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Posts published in “podcast”

#ShutDownStem and How Birds, Plants and Insects Protect Themselves From Raindrops

Graduate Student Jeff Pea (photo courtesy of Jeff Pea)

This month has been marked by protests and rallies across the country.  Americans are calling for racial justice, and scientists and scholars in academia are talking about how to dismantle systemic racism in their fields of study.

A multi-identity, intersectional coalition of STEM professionals and academics has started a movement called #ShutDownSTEM.

To learn more about this movement, Candice Limper spoke with Graduate Student Jeff Pea.  We’ll hear their conversation at the beginning of the show.

Butterfly being struck by raindrop (video courtesy of Dr. Sunny Jung)

In the second part of today’s show, Dr. Scarlett Lee speaks with Dr. Sunghwan “Sunny” Jung. His laboratory studies how insects, birds and plants survive pounding forces experienced during hard rains. Dr. Jung is an Associate Professor in the Department of Biological and Environmental Engineering in the Cornell College of Agriculture and Life Sciences. His journal article can be found at:

We close out the show with the science news.

Show Host: Marty Alani

Show Producer: Esther Racoosin

Interview of Jeff Pea: Candice Limper

Interview of Dr. Sunghwan “Sunny” Jung: Scarlett Lee

LSS88: Developing a SARS-CoV-2 Testing Machine; How People React to the Threat of Disease

Rheonix Encompass COVID-19 Detection Work Station (photo courtesy of Rheonix)

On today’s show, we will be covering different scientific topics relating to the COVID-19 pandemic.

First, Dr. Scarlett Lee interviews Doug Olsen, Vice President of operations at Ithaca-based Rheonix, Inc., about his company’s COVID-19 MDx Assay using their Encompass workstation.  Rheonix recently received FDA Emergency Use Authorization for their machine that quickly analyzes nasopharyngeal swab test samples.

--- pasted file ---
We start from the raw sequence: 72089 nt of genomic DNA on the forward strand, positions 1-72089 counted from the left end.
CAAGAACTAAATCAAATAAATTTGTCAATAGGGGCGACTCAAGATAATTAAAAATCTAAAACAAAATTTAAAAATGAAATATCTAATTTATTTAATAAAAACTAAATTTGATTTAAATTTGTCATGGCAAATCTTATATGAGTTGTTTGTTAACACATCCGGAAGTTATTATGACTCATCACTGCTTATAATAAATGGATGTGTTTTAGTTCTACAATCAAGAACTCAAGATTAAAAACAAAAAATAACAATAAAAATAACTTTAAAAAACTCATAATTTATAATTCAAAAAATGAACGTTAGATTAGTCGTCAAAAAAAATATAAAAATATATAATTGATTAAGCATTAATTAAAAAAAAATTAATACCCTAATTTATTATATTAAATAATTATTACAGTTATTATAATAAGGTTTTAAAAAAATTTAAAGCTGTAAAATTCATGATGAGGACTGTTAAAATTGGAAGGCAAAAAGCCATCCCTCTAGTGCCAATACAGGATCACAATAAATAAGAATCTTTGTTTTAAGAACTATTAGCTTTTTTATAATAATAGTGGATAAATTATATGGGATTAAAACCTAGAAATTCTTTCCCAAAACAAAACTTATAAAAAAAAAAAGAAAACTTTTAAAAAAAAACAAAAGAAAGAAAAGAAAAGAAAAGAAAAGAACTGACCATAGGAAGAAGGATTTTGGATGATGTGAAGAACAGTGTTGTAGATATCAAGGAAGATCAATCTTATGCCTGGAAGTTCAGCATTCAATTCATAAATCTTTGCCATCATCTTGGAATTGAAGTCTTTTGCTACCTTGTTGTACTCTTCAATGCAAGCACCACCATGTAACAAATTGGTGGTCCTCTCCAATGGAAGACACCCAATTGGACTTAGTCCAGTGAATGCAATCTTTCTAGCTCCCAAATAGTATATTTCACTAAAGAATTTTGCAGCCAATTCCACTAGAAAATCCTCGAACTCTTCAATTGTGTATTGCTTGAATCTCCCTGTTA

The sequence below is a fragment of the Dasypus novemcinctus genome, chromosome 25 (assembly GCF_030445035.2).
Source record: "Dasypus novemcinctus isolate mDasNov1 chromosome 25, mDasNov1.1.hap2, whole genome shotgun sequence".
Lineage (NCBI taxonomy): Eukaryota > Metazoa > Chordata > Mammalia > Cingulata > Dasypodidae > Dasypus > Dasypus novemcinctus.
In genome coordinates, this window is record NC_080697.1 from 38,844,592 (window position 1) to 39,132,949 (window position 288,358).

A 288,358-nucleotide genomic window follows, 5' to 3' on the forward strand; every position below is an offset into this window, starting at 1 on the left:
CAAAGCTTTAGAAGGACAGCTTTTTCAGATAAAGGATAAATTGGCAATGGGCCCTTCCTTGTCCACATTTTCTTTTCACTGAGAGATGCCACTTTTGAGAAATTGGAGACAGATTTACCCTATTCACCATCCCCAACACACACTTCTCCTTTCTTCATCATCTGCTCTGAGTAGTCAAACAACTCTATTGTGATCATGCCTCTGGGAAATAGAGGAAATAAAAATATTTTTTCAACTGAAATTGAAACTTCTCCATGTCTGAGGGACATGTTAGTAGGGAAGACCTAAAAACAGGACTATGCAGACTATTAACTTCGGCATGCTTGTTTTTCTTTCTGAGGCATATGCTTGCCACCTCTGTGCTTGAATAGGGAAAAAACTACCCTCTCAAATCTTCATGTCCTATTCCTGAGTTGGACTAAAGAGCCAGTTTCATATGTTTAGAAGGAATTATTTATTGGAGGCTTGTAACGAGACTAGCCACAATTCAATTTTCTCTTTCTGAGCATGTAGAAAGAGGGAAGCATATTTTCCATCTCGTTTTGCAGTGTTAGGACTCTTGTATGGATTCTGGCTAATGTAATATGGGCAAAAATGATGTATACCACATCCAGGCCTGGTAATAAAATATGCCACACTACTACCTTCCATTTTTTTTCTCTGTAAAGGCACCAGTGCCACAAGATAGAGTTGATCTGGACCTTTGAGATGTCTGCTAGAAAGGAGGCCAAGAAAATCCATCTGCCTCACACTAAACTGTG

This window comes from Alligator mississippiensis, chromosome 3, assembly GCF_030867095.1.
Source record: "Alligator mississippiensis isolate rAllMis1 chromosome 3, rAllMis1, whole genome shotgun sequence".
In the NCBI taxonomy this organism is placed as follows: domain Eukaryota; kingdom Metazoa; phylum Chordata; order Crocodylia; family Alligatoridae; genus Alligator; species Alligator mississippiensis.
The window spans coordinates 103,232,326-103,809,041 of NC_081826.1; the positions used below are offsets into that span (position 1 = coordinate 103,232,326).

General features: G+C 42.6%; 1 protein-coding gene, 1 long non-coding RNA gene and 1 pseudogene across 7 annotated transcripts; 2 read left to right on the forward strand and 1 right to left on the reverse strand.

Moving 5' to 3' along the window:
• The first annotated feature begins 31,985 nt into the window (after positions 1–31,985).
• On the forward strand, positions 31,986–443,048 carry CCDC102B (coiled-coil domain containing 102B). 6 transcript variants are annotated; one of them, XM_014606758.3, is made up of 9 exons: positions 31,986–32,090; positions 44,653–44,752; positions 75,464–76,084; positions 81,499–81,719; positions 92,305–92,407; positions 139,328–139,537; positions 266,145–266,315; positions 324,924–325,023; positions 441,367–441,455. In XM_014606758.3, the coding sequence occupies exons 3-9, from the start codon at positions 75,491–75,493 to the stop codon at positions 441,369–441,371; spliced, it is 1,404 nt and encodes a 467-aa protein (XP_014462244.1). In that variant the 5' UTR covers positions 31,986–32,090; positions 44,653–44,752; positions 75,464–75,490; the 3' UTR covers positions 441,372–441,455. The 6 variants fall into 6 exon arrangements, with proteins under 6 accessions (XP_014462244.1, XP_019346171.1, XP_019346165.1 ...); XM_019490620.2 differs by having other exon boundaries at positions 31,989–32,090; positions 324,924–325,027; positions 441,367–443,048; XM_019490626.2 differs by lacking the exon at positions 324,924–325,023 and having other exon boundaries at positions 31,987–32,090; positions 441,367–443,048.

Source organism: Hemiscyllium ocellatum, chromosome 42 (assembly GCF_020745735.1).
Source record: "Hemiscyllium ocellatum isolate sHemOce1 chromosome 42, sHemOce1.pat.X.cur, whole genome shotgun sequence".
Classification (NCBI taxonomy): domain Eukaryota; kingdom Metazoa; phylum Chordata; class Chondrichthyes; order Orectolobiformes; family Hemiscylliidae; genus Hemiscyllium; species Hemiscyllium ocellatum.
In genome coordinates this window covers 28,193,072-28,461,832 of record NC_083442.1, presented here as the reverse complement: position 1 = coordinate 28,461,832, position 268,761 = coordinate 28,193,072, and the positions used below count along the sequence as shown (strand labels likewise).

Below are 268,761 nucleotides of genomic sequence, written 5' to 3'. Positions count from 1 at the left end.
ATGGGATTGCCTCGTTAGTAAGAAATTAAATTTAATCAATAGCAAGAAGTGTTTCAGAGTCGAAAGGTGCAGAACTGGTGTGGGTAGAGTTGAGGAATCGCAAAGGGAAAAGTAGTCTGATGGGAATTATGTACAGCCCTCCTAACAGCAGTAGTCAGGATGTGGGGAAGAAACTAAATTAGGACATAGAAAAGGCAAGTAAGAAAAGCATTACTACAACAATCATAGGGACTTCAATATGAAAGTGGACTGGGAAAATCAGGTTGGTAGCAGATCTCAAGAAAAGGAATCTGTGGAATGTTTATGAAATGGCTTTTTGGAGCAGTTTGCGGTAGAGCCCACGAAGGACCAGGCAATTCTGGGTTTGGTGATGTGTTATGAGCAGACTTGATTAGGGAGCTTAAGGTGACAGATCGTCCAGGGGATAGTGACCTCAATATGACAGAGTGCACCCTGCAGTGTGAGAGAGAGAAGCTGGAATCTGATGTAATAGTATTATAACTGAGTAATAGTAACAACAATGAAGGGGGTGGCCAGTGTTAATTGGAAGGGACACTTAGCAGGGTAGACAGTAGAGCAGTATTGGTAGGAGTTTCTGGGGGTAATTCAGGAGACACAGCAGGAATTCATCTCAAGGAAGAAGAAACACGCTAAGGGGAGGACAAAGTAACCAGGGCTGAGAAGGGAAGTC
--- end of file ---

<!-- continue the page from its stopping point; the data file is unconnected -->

Dr. Vivian Zayas, Cornell University

Later in the show, Esther Racoosin speaks with Dr. Vivian Zayas, an Associate Professor in the Department of Psychology at Cornell University. Zayas studies how people’s minds shape, and are shaped by, their life circumstances. She recently wrote an article titled, “How people react to the threat of disease could mean COVID-19 is reshaping personalities”.

You’ll also hear a report on recent local science news from Liz Mahood.

Show Host and Producer: Esther Racoosin

Interview of Doug Olsen: Scarlett Lee and Candice Limper

Interview of Dr. Vivian Zayas: Esther Racoosin

Music: Joe Lewis, Blue Dot Sessions, Ben Jordan

LSS 87: PCST 2020 – The Conference That Wasn’t

A short teaser to pique your interest

Today should be the first day of the Public Communication of Science and Technology Conference (PCST 2020), in Aberdeen, Scotland.

Sadly, it was postponed due to COVID-19. We decided to bring the spirit of the conference (that wasn’t) to you through interviews we conducted at the previous PCST conference that was held in Dunedin, New Zealand in 2018. In Dunedin, we spoke with attendees who have/had connections to the Finger Lakes region, especially to Cornell University.

Bruce Lewenstein has been on this show many times before. He is one of the founders of the PCST network. He is a Professor of Science Communication at Cornell University and the Chair of the Department of Science and Technology studies. He talked to us about the importance of the PCST network.